What Makes Coffee Good?

Everyone has their own coffee ritual and NoBrand Coffee Co. wants to be a part of it! The Coffee industry is complex; there’s no hiding that, but its complexity is what makes it fun and exciting. To some people it might even seem overwhelming, but no worries – we’re here to help. 

You probably already know this, but A LOT of people drink coffee. We’re talking about 64% of Americans – over half of who choose to brew it at home. Brewing at home is a good idea, because we all know coffee can get pretty expensive – anywhere from $1 to $5 per cup. Comparatively, home brewing prices are around ¢17 per cup, saving you upwards of $1000 a year! Great! Now that we know home brewing is easier on the wallet, we want to talk about how you can make the most out of your home brewing experience.

Let’s break it down. There are really only three things you should be focused on when brewing a good cup of coffee:

  1. The Roast, 
  2. The Brewing Method, and lastly, and it may seem silly, but 
  3. The Water (you’ll be surprised). 

The Roast

This comes down to preference. Some people enjoy it sweet while others prefer full-bodied flavors. The flavor of your coffee all boils down to the roast profile. Roast profile can be pretty complex, so here’s a straightforward breakdown; keep in mind that when the industry refers to the body, they’re talking about the mouthfeel of the coffee or the weight on the tongue:

The Brewing Method 

Like everything else in this industry, there are several ways to brew a cup of coffee. And as you’ve probably already guessed, each method presents a different outcome in the final product. That said, and arguably so, most people use drip methods when brewing at home. Whether in the form of a pour-over device or a Mr. Coffee Machine. However, as technology and the economy evolve, consumers are introduced to alternative devices. Below is a chart that gives you an idea of what you can expect depending on the method you choose:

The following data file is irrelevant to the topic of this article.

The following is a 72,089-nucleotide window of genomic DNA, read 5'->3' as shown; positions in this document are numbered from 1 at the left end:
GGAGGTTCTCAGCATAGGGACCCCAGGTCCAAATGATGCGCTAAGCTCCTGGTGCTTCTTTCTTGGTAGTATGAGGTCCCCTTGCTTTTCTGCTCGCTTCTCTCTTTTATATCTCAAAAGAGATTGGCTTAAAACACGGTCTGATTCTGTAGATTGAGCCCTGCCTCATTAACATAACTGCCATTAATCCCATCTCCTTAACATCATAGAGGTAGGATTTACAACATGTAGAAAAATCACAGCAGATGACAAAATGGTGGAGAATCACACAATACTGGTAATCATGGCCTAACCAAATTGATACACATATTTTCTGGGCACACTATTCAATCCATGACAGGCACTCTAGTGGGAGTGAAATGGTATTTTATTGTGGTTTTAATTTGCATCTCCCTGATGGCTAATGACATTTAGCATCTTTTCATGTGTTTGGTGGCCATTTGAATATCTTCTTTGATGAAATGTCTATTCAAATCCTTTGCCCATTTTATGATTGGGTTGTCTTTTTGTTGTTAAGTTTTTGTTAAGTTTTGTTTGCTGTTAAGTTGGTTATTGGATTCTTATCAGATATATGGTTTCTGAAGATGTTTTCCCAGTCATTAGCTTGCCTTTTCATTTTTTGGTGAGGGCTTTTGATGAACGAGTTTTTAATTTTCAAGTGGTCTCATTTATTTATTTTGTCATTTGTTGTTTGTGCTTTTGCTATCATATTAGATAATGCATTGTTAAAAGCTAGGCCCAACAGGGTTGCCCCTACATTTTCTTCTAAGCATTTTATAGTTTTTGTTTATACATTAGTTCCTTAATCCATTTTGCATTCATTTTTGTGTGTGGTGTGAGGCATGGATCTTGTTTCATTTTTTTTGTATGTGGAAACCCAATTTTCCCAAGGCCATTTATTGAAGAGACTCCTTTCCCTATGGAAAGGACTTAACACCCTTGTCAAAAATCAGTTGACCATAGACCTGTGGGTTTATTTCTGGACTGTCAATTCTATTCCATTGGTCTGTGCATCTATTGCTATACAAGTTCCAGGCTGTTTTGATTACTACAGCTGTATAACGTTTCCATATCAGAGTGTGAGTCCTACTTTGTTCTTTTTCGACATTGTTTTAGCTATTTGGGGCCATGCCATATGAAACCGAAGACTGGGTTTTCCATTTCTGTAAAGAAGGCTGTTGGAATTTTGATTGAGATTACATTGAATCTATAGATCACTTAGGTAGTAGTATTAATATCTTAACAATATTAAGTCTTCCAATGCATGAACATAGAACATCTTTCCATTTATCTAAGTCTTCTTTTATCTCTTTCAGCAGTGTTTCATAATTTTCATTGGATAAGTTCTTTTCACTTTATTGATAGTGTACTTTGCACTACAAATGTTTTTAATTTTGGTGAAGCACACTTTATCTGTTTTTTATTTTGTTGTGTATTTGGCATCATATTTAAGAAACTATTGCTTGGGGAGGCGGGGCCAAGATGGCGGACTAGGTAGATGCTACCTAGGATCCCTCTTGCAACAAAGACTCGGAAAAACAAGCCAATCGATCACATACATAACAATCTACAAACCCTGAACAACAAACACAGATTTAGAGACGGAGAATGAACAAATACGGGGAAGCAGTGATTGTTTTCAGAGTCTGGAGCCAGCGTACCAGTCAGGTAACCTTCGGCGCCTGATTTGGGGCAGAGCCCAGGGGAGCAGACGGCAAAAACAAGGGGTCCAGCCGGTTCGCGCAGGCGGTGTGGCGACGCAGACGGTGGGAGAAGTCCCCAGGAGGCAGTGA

The Water

The effects that water has on coffee can get convoluted quickly. Generally speaking, though, it’s crucial to the taste, as it makes up around 90-98% of the cup. For ease, let’s first focus on brew temperatures and the effects of chlorine. 


  • Brewing at a lower temperature (185 degrees), you’ll extract fewer of the bean’s flavor and end with a more bitter taste; 
  • Brewing at a higher temperature (205 degrees) will discover a full-flavored taste.

Effects of Chlorine

The enemy of coffee is chlorine, which is added to our tap water to reduce the chances of harmful waterborne bacteria. Chlorine contributes to a process known as oxidation, which produces a bitter taste in coffee. You can opt to use bottled water or invest in a cheap filtration system to eliminate its effects.

For an interesting take on the chemistry of water and coffee, watch this video produced by our friend James Hoffmann.

So, what makes coffee good?

We hate to say it, but “good coffee” is in the eye of the beholder. NoBrand Coffee’s goal is to facilitate the experience you want to have with coffee. we say have fun with it! Test some roasts, change your methods, pour some bottled water into the reservoir, and start your coffee journey. 

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